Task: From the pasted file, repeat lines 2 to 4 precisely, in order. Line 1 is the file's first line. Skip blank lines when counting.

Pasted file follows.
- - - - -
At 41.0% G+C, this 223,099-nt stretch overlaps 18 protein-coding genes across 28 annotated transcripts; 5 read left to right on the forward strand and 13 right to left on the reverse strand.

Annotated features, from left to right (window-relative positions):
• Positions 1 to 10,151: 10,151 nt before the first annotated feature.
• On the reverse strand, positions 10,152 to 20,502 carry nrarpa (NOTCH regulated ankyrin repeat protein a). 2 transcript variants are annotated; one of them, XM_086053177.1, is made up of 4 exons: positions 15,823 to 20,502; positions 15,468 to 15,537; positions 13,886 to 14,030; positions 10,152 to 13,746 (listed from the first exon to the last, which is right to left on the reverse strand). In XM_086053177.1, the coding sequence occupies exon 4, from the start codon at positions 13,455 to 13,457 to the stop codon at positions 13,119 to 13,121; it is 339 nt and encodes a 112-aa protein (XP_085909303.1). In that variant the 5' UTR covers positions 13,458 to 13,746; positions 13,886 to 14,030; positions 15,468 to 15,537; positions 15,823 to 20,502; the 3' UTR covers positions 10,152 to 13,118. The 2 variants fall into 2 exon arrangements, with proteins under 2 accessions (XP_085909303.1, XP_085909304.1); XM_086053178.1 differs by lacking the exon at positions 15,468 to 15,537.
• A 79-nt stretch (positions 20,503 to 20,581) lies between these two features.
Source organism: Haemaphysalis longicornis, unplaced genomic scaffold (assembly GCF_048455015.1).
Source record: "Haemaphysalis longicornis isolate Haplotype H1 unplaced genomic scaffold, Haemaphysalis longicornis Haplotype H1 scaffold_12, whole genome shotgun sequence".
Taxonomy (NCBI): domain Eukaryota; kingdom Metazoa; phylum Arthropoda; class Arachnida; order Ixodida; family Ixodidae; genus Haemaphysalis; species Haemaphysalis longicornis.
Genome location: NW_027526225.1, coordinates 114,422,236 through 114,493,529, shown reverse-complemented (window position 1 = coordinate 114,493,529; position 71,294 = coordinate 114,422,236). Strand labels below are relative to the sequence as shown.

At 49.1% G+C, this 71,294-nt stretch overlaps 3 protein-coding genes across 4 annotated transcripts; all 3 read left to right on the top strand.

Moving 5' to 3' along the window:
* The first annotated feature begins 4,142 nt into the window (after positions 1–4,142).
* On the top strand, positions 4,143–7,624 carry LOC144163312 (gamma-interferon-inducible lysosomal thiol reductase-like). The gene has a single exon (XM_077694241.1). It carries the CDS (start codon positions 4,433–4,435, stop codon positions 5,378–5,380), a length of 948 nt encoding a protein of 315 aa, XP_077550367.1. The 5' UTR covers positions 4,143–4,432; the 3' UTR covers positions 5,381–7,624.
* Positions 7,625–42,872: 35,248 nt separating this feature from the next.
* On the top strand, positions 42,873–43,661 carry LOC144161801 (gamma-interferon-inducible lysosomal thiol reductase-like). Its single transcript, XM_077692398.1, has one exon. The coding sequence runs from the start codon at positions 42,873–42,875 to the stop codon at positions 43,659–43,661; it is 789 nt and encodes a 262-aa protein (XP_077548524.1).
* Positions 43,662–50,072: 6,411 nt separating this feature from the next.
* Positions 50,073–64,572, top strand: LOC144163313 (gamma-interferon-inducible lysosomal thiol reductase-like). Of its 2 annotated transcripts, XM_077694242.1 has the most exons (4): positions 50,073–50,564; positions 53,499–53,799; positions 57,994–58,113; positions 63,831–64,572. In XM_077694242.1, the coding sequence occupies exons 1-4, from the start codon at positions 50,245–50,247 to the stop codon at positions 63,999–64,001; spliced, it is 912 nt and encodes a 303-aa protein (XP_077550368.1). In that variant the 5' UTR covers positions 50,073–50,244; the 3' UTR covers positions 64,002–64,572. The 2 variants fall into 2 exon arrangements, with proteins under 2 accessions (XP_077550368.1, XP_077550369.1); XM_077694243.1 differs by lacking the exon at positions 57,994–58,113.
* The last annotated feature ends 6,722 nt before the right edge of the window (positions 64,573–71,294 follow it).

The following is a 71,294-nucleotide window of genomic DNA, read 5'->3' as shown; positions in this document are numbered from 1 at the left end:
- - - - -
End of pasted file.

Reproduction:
Annotated features, from left to right (window-relative positions):
• Positions 1 to 10,151: 10,151 nt before the first annotated feature.
• On the reverse strand, positions 10,152 to 20,502 carry nrarpa (NOTCH regulated ankyrin repeat protein a). 2 transcript variants are annotated; one of them, XM_086053177.1, is made up of 4 exons: positions 15,823 to 20,502; positions 15,468 to 15,537; positions 13,886 to 14,030; positions 10,152 to 13,746 (listed from the first exon to the last, which is right to left on the reverse strand). In XM_086053177.1, the coding sequence occupies exon 4, from the start codon at positions 13,455 to 13,457 to the stop codon at positions 13,119 to 13,121; it is 339 nt and encodes a 112-aa protein (XP_085909303.1). In that variant the 5' UTR covers positions 13,458 to 13,746; positions 13,886 to 14,030; positions 15,468 to 15,537; positions 15,823 to 20,502; the 3' UTR covers positions 10,152 to 13,118. The 2 variants fall into 2 exon arrangements, with proteins under 2 accessions (XP_085909303.1, XP_085909304.1); XM_086053178.1 differs by lacking the exon at positions 15,468 to 15,537.